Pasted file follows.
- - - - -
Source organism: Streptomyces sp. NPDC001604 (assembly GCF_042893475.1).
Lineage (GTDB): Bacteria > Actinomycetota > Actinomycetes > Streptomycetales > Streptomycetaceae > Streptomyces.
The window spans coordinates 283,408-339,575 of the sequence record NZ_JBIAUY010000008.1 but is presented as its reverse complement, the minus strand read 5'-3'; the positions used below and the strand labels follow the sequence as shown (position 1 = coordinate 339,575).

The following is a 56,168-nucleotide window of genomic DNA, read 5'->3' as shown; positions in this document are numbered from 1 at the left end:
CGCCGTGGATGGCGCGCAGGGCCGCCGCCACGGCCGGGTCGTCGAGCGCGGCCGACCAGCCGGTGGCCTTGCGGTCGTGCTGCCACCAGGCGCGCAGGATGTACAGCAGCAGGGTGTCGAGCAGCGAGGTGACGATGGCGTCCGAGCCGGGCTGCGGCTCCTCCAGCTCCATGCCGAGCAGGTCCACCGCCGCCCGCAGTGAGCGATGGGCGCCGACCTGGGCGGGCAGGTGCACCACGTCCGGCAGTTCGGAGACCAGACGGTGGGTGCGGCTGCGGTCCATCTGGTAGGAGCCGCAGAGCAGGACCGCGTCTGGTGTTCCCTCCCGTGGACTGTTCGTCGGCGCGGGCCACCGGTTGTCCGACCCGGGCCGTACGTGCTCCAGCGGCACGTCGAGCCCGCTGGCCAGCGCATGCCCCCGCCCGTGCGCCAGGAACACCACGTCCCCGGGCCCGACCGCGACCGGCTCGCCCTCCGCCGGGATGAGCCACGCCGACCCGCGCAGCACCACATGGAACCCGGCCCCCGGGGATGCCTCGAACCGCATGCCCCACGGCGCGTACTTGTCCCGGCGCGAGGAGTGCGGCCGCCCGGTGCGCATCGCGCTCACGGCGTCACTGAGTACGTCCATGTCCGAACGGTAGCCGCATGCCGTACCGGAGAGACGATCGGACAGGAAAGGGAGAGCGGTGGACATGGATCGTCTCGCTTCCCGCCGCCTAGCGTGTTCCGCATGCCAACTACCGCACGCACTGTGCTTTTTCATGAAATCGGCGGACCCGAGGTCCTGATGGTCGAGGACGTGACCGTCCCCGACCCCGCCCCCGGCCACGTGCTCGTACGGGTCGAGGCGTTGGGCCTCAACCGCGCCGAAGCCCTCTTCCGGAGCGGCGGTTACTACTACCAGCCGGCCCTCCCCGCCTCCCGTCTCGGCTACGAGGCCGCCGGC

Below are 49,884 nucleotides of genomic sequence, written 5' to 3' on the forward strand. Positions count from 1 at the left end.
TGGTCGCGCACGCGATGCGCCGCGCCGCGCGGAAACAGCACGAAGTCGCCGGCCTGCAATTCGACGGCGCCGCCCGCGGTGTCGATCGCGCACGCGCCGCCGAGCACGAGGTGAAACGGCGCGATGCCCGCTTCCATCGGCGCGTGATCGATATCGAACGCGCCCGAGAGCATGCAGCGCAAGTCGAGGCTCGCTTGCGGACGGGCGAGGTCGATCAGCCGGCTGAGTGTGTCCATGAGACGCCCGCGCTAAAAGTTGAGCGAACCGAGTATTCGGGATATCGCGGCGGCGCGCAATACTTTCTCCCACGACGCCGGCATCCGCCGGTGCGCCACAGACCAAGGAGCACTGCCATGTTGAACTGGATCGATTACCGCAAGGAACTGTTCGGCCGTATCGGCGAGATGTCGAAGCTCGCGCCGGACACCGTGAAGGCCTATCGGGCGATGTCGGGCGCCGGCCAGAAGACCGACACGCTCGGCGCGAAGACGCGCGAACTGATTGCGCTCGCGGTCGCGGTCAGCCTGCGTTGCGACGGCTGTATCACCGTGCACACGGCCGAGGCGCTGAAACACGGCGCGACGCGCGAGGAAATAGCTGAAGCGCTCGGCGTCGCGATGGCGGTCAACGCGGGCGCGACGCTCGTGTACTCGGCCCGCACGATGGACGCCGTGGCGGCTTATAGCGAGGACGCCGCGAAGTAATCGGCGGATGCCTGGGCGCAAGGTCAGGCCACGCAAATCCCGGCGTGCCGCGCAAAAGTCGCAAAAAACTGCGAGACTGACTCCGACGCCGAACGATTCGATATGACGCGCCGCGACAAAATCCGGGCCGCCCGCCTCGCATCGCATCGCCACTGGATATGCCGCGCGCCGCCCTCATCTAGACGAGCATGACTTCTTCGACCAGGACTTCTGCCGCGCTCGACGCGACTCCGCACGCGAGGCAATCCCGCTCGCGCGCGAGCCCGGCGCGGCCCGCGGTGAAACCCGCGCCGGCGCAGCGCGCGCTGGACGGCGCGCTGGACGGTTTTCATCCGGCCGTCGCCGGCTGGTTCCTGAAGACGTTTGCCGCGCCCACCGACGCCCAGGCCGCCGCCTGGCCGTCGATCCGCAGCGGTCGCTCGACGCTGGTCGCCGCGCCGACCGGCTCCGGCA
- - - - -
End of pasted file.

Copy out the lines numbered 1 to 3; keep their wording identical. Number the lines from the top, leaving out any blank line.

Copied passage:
Source organism: Streptomyces sp. NPDC001604 (assembly GCF_042893475.1).
Lineage (GTDB): Bacteria > Actinomycetota > Actinomycetes > Streptomycetales > Streptomycetaceae > Streptomyces.
The window spans coordinates 283,408-339,575 of the sequence record NZ_JBIAUY010000008.1 but is presented as its reverse complement, the minus strand read 5'-3'; the positions used below and the strand labels follow the sequence as shown (position 1 = coordinate 339,575).